Thursday, 23 June 2022

Links: 23/6/22


Russia's invasion of Ukraine is now in its fourth month, with no end in sight. It looks likely that Ukraine's candidate status will be approved by the European Union, beginning the long process of integration, while Europe struggles to transform its energy system away from reliance on Russian gas, as supply becomes unreliable. 

The effect of increasing energy prices has also affected the rest of the world, with Australia struggling with how to ensure affordable supply for customers in an open market in the midst of a cost-of-living crisis. 

One of the countries deeply affected by the global crisis is Sri Lanka, which is running out of food, fuel and medicine - the global food chain is struggling with the effects of one of the world's biggest grain producers unable to export due to the war, while global fuel prices are rising. 

This is an interesting article on two initiatives to use CRISPR technology for growing crops that will be better at storing carbon, and the general debate about cutting emissions and mitigation efforts.

Pop Culture: 

Two of my favourite books this month have been Nina LaCour's Yerba Buena and Jules Ohman's Body Grammar. They're both about complicated relationships, mapping characters moving towards and away from each other as they make decisions about their lives. Elle (fittingly, as the main character of Body Grammar decides on pursuing a career as a model, until she doesn't) interviewed Ohman and singer Angel Olsen (who just released Big Time), and the interview captures something interesting about being in your 30s and having seen the world change around you (they're also both fans of Elena Ferrante).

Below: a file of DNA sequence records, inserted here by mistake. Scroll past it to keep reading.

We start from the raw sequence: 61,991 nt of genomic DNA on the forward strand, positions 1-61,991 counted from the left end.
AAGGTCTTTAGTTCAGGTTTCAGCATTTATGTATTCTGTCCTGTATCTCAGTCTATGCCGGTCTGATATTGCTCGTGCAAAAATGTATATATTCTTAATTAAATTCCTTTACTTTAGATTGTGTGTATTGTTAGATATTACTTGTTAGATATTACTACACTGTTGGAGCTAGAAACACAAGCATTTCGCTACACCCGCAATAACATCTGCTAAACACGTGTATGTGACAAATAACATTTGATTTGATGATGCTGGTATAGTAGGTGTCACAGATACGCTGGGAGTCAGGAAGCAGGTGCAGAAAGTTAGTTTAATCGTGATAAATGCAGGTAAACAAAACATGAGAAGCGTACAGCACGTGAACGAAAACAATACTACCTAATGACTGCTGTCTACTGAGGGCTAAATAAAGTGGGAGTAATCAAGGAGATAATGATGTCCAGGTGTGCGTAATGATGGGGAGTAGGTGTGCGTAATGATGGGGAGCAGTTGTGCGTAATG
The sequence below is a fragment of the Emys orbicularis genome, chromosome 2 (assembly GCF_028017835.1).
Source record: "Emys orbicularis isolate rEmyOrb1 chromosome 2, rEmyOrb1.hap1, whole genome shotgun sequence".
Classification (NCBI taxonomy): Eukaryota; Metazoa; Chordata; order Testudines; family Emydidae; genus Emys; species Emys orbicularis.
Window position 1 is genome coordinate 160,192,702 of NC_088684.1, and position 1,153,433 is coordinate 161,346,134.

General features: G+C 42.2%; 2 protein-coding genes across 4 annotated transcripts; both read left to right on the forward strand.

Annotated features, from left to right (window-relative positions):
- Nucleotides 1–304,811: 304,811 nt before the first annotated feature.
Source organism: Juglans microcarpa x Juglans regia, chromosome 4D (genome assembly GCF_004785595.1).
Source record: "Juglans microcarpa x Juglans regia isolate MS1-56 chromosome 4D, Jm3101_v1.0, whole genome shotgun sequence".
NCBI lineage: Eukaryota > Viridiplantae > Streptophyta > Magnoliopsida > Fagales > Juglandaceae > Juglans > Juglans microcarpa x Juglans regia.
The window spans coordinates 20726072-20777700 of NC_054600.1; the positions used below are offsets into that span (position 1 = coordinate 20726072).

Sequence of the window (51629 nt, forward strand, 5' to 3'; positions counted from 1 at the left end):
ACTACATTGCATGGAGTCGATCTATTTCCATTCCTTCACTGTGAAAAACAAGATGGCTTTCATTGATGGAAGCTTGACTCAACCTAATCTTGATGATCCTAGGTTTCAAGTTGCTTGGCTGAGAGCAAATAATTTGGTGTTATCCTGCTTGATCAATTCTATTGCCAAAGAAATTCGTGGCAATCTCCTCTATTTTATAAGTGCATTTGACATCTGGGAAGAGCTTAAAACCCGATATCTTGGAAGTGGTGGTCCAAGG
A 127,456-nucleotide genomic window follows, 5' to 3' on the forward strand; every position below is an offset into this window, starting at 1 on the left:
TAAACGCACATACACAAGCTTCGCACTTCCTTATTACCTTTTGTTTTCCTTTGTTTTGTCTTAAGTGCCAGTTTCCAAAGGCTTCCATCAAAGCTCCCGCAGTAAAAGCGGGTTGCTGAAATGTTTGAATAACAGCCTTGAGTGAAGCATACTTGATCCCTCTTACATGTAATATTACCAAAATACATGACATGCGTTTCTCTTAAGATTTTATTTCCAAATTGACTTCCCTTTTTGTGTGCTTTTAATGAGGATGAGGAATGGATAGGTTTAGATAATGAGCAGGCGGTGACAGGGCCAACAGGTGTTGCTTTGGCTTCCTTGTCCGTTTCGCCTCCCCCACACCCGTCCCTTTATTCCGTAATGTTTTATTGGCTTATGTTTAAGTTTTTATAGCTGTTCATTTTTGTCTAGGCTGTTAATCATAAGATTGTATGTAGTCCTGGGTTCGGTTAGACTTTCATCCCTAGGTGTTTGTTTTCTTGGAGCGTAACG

Motherland Fort Salem is back for its third and final season, and I've gone through a whole process with the show (very entertained bewilderment over some of its decisions, that I've described as "feels like it was written by someone who was high", to a deep affection for the characters and the relationships by the end of the second season, and I'm now genuinely curious how its investigation into ideology and politics will go, and if it can stick its landing (luckily, the creator was aware that the show would be ending, and was able to write this final season accordingly). Nicte Batan, one of my new favourite characters, has a second face (in addition to her first already excellent face, Arlen Aguayo Stewart) played by Battlestar Galactica's Kandyse McClure!

And I've also been watching Olivier Assayas' Irma Vep, maybe one of the most self-referential piece of writing in the history of television (fittingly - his 1996 film was about cinema, and exists in the timeline of the show, which is about the state of television in 2022). The director-character in the most recent third episode spent a therapy session discussing his failed marriage to the star of his Irma Vep film (I hope Maggie Cheung still gets royalties for the flashbacks), and Alicia Vikander's (who is excellent) Mira discusses the merits of serialised storytelling with her cast- and crew-mates at a drunken party. One of the joys of every Assayas work is how seamlessly he moves across languages and borders, and here it's the international cast that comes together in Paris to film the show (Lars Eidinger's German stage actor and crack addict Gottfried, who trolls the media with right-wing soundbites, is maybe the most frenzied example).

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